Organizational Culture

Really interesting (and very practical) article on organization culture. It’s easy to see how practicing TameFlow would fit in with these ideas.
“Common traps were stepped in—like trying a top-down mandate to adopt Agile, thinking it was one size fits all, not focusing on measurement (or the right things to measure), leadership behavior not changing, and treating the transformation like a program instead of creating a learning organization (never done).Throughout the journey, the focus was moving to outcome-based team structures, knowing our cycle time (by understanding our value stream map), limiting the blast radius (starting with one to two teams vs. boiling the ocean), using data to drive actions and decisions, acknowledging that work is work (don’t have a backlog of features and a backlog of technical debt and a backlog of operational work; instead, have a single backlog because NFRs are features and reducing technical debt improves stability of the product). None of this happened overnight, and it took a lot of experimentation and adjusting along the way.”

Forsgren PhD, Nicole; Humble, Jez; Kim, Gene (2018-03-26T23:58:59). Accelerate . IT Revolution Press. Kindle Edition.

Yes, could be.

Though they fall into what is the culture trap pattern: the belief that working on “culture” will bring about functional organizations. That is in the style of “If only…” wishful thinking.

In the TameFlow Approach we believe the opposite: create a functional organization and a positive culture will develop. Especially if you center the functional organization around the Self-Interest of all individuals.

Just take the first factor listed there: High cooperation. The recipe is create cross-functional teams. Sorry, but that does not work in practice. The TameFlow way is instead: create a common enemy. What is that common enemy? The Constraint. But people will only understand that it is a common enemy if they have the Enlightenment of an updated Mental Model that makes them see the why.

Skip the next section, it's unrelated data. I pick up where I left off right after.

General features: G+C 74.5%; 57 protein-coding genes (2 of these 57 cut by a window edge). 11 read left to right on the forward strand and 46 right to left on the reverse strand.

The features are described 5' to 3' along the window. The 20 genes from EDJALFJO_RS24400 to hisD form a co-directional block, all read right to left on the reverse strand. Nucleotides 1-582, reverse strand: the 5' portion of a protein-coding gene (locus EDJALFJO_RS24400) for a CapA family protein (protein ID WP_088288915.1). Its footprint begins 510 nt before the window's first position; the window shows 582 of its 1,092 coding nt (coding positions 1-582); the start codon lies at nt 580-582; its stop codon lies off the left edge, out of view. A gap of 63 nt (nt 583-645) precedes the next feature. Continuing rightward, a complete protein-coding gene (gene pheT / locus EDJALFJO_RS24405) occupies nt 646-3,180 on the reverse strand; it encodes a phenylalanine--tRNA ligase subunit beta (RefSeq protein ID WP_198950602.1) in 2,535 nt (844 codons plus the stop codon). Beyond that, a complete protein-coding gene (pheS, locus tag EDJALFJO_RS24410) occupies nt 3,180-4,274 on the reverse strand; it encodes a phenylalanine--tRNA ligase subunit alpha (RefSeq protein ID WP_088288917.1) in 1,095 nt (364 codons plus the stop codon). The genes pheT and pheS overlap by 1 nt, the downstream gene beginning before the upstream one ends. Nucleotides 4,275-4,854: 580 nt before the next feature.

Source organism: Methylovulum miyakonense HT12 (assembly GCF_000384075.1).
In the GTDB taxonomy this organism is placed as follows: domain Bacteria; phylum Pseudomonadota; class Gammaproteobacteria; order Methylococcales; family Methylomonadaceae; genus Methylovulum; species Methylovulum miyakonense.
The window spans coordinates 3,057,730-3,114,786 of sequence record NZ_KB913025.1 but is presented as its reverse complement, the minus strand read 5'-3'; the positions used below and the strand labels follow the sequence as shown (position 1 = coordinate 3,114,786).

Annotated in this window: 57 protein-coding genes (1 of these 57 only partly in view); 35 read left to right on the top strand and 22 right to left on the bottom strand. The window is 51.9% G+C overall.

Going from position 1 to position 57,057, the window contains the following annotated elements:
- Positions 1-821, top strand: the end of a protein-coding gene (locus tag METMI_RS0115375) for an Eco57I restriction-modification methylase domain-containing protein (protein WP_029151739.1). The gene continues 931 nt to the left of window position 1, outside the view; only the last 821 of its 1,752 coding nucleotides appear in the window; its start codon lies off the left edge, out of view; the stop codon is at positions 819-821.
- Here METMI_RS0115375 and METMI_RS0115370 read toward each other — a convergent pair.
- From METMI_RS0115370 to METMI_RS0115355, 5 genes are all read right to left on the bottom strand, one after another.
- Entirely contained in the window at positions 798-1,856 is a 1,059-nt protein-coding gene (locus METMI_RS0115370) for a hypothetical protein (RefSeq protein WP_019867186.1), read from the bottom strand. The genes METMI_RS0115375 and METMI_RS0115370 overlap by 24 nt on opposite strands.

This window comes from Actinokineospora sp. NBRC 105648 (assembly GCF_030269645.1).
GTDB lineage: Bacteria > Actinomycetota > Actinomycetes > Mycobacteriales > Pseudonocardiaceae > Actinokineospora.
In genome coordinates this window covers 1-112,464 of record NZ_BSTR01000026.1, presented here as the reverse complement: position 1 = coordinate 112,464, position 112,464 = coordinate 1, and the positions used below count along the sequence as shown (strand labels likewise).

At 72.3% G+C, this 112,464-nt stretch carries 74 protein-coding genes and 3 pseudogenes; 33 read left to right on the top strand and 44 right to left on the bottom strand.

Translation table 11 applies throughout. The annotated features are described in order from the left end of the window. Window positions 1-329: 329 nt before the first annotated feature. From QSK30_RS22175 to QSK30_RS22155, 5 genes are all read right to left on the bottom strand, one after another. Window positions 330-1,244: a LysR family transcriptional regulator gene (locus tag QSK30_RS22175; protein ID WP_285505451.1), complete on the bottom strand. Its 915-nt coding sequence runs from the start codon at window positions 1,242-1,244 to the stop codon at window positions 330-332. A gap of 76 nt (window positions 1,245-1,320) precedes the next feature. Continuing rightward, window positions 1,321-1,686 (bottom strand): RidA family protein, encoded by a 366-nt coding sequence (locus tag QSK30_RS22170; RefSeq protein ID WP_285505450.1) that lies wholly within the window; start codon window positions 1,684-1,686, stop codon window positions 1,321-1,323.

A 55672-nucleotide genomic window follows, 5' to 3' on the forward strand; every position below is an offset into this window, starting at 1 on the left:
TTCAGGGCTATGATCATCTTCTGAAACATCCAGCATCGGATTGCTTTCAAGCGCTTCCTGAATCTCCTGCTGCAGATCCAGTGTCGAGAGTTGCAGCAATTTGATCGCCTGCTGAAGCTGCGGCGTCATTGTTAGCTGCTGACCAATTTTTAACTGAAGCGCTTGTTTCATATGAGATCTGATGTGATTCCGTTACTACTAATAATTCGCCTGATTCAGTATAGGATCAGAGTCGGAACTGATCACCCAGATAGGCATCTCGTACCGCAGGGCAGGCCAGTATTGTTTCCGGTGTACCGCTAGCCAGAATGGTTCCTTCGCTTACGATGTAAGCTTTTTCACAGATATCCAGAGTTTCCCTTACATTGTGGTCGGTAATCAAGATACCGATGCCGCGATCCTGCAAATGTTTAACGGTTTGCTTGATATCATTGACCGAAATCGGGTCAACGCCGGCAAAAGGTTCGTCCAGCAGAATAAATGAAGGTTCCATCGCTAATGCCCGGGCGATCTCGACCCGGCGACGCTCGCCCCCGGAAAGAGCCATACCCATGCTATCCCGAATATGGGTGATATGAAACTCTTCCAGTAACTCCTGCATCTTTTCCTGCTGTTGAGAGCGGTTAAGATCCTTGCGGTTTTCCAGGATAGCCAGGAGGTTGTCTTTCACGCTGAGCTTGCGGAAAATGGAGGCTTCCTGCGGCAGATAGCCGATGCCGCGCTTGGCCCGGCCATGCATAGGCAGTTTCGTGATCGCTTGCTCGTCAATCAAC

And I could go on with all other factors in the same manner. They are not wrong. They are true. But the causality is backwards. They are on the effect side, not on the cause side. These kind of studies and approaches get it really backwards! They mistakenly take effects as causes.

The positive is that they are breeding the grounds where TameFlow can thrive.


I’m creating Agile Champions as one of the first things on an organization to clear constraints. I’m teaching ToC, the 5 Focusing steps as we go along. We are utilizing some of the models I learned from XSCALE like the Pirate Canvas to get to root cause. The second focus is the organizational model - strategic and structural shifts. The roadmap for that is starting with a leadership workshop and other training.

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Sounds really interesting @paula . Tell me more about how “Agile Champions” works.